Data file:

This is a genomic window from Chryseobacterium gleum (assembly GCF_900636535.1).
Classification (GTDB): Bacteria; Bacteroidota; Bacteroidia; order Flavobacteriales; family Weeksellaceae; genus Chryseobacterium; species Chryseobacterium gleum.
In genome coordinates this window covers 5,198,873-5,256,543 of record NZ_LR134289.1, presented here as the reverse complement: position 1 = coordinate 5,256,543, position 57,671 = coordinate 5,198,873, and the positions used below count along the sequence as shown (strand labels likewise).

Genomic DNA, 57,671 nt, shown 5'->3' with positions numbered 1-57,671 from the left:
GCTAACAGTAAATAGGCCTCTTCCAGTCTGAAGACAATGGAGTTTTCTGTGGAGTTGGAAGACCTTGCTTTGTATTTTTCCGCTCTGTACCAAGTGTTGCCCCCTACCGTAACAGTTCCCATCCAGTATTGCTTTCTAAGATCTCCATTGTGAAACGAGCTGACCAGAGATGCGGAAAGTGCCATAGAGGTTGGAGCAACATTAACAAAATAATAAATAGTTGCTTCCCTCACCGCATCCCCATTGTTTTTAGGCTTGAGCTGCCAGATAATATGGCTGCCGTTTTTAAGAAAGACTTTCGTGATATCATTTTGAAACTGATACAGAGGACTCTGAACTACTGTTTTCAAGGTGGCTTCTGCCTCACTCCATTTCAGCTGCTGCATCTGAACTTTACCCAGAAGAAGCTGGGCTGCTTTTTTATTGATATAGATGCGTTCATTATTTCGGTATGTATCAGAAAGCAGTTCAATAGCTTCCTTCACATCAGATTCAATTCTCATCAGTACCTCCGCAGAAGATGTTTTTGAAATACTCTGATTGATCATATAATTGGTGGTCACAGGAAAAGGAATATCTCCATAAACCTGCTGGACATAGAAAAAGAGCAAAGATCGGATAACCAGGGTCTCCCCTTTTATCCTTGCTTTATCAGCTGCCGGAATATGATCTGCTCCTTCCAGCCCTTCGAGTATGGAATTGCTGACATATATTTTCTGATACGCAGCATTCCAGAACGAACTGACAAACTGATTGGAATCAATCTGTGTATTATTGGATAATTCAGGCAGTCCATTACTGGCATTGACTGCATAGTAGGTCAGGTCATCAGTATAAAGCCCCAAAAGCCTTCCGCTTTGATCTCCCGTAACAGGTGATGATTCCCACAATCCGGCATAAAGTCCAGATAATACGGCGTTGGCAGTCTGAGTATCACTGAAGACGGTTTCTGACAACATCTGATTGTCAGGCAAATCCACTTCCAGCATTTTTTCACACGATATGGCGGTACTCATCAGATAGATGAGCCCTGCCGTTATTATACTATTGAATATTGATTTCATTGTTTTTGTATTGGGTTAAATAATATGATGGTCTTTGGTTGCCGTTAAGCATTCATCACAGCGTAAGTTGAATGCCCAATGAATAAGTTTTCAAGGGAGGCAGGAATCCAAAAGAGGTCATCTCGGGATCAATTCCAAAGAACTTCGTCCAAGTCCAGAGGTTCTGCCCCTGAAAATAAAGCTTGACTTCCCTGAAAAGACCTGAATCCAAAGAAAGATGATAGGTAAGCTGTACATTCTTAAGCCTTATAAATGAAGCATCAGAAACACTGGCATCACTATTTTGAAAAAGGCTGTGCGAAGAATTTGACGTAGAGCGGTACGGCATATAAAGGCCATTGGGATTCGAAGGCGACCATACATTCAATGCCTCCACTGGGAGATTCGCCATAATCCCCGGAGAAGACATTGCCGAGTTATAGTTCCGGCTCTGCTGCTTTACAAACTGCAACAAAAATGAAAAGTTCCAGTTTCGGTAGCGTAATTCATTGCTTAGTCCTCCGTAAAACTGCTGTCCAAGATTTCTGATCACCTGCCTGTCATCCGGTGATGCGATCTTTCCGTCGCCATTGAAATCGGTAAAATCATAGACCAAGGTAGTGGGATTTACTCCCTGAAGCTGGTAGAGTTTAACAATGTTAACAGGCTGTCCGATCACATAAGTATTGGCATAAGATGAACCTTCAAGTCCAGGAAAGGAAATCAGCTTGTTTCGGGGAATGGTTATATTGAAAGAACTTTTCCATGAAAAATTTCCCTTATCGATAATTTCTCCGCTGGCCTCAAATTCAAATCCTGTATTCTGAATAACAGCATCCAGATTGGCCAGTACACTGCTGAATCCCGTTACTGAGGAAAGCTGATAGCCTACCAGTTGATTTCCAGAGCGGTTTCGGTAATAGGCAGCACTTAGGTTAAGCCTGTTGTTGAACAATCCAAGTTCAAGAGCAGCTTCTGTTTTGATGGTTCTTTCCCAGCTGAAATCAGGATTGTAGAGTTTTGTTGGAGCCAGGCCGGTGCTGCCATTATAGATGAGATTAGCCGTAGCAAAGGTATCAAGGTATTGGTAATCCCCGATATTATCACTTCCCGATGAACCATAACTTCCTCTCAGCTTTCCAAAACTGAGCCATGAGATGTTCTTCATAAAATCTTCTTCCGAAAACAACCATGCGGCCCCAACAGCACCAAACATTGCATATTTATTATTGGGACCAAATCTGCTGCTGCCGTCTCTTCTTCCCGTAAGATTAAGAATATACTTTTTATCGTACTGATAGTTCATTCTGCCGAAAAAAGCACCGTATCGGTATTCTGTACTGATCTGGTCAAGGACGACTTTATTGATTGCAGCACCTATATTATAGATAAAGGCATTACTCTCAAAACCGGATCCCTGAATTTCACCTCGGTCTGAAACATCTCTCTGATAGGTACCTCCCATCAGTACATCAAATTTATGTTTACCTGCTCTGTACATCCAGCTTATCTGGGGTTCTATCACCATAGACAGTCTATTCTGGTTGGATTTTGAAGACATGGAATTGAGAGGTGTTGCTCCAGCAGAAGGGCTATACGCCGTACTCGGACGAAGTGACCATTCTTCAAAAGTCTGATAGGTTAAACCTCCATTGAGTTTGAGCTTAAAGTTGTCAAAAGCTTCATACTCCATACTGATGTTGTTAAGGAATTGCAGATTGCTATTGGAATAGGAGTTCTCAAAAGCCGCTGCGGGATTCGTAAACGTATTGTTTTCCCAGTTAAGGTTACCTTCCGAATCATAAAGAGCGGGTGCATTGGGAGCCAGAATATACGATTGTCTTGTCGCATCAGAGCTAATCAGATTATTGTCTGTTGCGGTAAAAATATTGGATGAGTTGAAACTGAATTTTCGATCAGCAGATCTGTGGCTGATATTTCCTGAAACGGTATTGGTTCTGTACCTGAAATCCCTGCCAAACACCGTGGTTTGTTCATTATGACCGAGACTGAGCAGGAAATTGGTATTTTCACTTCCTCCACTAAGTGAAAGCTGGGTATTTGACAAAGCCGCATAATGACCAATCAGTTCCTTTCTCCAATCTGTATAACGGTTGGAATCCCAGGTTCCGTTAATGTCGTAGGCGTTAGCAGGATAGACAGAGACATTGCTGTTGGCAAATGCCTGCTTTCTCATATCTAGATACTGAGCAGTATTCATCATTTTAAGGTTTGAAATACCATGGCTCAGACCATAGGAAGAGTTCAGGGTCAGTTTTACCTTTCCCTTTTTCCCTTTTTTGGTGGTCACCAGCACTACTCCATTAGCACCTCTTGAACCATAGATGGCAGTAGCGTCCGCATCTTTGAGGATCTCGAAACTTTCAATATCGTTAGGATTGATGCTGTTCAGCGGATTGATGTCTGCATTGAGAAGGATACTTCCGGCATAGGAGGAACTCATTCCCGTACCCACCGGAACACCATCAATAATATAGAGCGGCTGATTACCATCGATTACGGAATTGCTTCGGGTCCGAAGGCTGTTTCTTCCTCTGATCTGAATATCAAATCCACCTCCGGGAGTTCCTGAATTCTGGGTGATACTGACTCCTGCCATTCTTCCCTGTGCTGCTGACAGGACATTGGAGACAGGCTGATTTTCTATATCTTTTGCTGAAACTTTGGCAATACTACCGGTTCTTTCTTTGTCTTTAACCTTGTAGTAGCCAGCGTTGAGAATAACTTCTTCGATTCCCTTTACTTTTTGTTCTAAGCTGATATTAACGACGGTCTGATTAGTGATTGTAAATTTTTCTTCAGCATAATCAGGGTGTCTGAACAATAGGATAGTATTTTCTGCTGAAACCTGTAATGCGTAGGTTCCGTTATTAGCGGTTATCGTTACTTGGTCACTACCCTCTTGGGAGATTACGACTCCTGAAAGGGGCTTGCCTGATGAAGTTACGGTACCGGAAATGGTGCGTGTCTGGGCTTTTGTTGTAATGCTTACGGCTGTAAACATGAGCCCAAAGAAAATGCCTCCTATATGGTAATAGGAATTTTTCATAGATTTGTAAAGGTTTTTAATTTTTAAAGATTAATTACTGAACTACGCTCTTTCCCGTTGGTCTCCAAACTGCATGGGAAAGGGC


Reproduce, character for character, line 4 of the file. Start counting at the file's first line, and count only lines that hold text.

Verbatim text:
Genomic DNA, 57,671 nt, shown 5'->3' with positions numbered 1-57,671 from the left: